7. It’s death by a thousand cuts. When 50% of the people owning a Mac install software primarily from the app store, your “other technology” software might as well not participate or be visible in the market at all.

    There is currently a “make a living or starve” difference between apps that are featured in the Top 25-list on the iOS Appstore and apps that are not. This is where this is headed.

    For me the question has long since become something else entirely: the only way to improve the awful installation experience on PCs today is to make the system less free. But this also means a very different market environment. If I have to scroll three pages down to find Paint.Net, how many people will buy a much more expensive Photoshop-package that’s within the first 5 results?

    I think you’re very very wrong if you don’t think that this shift the economics of the Mac ecosystem.

  8. I definitely agree that it will shift the economics. For one thing, I think it will lead to a lot more third party Mac software being sold, period. How many people buy a Mac at the Apple Store and use the bundled apps pretty much exclusively? My guess is a lot more than people would imagine. The App Store suddenly makes them more likely customers for third party software.

    At the same time, some existing app developers are probably going to be hurt by it. Existing developers are going to have to decide whether the potential gains to be had from being on the App Store outweigh the big cut you have to give to Apple to be on the App Store.

    Changes will abound. I just don’t think that Apple has any interest in making the App Store the only game in town.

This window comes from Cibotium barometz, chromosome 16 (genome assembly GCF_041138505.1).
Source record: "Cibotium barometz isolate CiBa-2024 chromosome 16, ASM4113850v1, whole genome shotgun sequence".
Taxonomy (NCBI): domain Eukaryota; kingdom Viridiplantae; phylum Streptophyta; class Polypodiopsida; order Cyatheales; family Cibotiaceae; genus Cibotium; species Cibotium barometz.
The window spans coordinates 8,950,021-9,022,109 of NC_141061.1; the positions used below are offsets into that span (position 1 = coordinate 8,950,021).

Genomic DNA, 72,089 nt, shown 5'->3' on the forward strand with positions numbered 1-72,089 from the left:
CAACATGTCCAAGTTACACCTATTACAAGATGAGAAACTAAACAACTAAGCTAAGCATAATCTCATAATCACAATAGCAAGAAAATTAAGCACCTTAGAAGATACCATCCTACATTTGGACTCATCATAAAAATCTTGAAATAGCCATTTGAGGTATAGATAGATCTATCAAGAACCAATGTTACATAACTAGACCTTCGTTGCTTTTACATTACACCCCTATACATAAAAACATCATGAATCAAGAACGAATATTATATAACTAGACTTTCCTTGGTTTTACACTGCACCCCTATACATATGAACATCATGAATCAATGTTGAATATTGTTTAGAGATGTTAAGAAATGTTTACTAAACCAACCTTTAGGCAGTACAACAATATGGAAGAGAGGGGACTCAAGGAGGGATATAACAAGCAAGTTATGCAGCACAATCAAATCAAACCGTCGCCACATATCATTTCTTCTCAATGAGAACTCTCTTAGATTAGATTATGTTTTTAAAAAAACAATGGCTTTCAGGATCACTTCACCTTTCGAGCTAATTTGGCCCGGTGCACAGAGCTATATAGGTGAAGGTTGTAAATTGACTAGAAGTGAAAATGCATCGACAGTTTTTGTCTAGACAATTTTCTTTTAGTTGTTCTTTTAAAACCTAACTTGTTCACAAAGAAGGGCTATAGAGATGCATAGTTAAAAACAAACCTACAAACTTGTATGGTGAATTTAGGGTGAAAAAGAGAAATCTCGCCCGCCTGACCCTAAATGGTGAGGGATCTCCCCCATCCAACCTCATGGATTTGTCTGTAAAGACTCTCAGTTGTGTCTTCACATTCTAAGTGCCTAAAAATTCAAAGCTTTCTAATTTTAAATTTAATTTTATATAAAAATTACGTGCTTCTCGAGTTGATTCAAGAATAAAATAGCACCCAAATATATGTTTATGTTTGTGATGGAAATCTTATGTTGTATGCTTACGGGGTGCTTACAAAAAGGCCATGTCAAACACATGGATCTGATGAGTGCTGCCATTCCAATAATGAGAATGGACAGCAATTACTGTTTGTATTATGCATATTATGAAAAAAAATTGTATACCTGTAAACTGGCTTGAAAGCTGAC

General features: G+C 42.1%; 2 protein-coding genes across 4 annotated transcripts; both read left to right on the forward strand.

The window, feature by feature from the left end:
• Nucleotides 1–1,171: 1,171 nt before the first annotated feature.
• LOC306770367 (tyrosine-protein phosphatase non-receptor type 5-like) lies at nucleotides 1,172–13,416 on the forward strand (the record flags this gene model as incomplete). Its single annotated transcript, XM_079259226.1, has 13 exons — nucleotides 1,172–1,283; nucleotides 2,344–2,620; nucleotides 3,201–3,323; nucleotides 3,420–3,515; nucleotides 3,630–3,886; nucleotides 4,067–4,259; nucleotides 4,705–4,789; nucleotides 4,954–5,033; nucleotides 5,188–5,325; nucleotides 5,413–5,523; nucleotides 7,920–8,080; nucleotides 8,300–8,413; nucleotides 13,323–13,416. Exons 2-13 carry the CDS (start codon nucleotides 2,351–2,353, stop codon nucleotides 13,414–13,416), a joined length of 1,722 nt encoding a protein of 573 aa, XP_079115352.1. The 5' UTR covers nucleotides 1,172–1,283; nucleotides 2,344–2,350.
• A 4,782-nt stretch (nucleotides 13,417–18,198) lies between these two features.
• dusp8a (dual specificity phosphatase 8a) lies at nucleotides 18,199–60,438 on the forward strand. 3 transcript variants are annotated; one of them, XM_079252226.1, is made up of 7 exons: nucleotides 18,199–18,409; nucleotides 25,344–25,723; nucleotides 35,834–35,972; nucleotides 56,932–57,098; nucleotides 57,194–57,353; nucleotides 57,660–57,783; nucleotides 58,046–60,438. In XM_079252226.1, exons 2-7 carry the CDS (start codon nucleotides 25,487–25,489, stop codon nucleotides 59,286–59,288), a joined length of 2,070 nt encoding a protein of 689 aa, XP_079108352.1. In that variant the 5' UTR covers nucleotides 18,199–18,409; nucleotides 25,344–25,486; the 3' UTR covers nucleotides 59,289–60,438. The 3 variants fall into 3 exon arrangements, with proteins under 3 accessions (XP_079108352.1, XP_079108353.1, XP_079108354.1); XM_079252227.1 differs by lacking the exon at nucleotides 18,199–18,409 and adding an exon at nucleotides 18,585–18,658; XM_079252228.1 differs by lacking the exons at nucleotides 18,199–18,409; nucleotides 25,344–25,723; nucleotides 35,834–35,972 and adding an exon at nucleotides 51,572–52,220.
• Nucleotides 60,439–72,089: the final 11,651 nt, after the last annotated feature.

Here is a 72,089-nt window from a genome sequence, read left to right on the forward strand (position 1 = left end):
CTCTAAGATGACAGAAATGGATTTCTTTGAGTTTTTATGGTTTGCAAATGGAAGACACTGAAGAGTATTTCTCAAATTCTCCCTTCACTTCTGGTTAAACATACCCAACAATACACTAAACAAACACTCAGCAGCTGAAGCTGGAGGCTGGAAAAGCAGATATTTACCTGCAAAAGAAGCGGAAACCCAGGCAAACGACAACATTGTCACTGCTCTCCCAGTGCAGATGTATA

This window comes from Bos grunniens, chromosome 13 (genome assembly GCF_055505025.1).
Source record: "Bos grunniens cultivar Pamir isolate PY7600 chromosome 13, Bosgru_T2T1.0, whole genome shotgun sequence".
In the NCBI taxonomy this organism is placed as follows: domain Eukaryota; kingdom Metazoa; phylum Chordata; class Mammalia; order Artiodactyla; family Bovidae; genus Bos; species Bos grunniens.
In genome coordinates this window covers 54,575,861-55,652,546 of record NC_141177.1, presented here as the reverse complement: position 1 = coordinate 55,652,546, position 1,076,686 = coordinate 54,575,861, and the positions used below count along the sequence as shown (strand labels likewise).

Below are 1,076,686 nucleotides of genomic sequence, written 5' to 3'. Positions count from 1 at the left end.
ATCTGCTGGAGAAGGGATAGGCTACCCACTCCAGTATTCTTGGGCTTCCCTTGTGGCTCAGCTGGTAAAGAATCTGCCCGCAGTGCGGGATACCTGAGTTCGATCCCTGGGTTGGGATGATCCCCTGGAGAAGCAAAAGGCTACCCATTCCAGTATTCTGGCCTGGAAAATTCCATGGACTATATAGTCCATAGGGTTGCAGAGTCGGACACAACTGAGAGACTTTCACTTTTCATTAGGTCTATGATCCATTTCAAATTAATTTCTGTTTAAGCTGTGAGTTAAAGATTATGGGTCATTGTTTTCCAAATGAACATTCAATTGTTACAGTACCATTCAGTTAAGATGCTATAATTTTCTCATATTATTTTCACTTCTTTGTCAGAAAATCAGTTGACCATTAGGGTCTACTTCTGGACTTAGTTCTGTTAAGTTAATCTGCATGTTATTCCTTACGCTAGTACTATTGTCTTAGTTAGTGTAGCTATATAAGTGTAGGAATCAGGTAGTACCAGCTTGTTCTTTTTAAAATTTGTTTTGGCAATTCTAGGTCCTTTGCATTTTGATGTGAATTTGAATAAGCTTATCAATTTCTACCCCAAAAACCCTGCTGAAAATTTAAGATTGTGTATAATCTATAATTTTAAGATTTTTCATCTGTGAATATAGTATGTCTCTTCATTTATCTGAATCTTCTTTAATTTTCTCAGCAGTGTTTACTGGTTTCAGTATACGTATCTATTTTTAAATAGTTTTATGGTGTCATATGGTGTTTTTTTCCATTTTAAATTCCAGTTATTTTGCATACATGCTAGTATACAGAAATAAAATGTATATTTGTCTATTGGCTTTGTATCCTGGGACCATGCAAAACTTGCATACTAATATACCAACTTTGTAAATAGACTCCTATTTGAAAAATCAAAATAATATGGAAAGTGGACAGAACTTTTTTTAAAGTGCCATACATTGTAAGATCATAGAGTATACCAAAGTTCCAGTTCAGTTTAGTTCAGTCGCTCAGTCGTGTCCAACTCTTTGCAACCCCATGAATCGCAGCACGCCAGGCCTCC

9. It’s runny how narrow people’s perspective can be. Over on reddit or hacker news, I saw someone suggest that the Java move was, perhaps, a strike against JRuby and in favor of MacRuby. Over here, I see someone suggesting that java developers are important enough to MacOS that they couldn’t possibly shut them out.

    I try to take a broad view, but I’m sure I have my own blinders. What strikes me about the Java move is that while Java developers may not be that important in terms of volume, they may be important due to influence. OS X won over a lot of young techies early in its life because it was so great for web development. It was also great for computer science undergrads.

    Part of the reason it was great for both groups was that it was UNIX with a great GUI, and a big part of what made it a useful UNIX is that they could run Java, both Java IDEs, like Netbeans and Eclipse, and server-side code. It’s not clear that either of those are going to be a good option on OS X soon, meanwhile, desktop Linux has been making huge strides. Apple could be loosing a lot of influence with young tech trendsetters and creating opportunities for other platforms.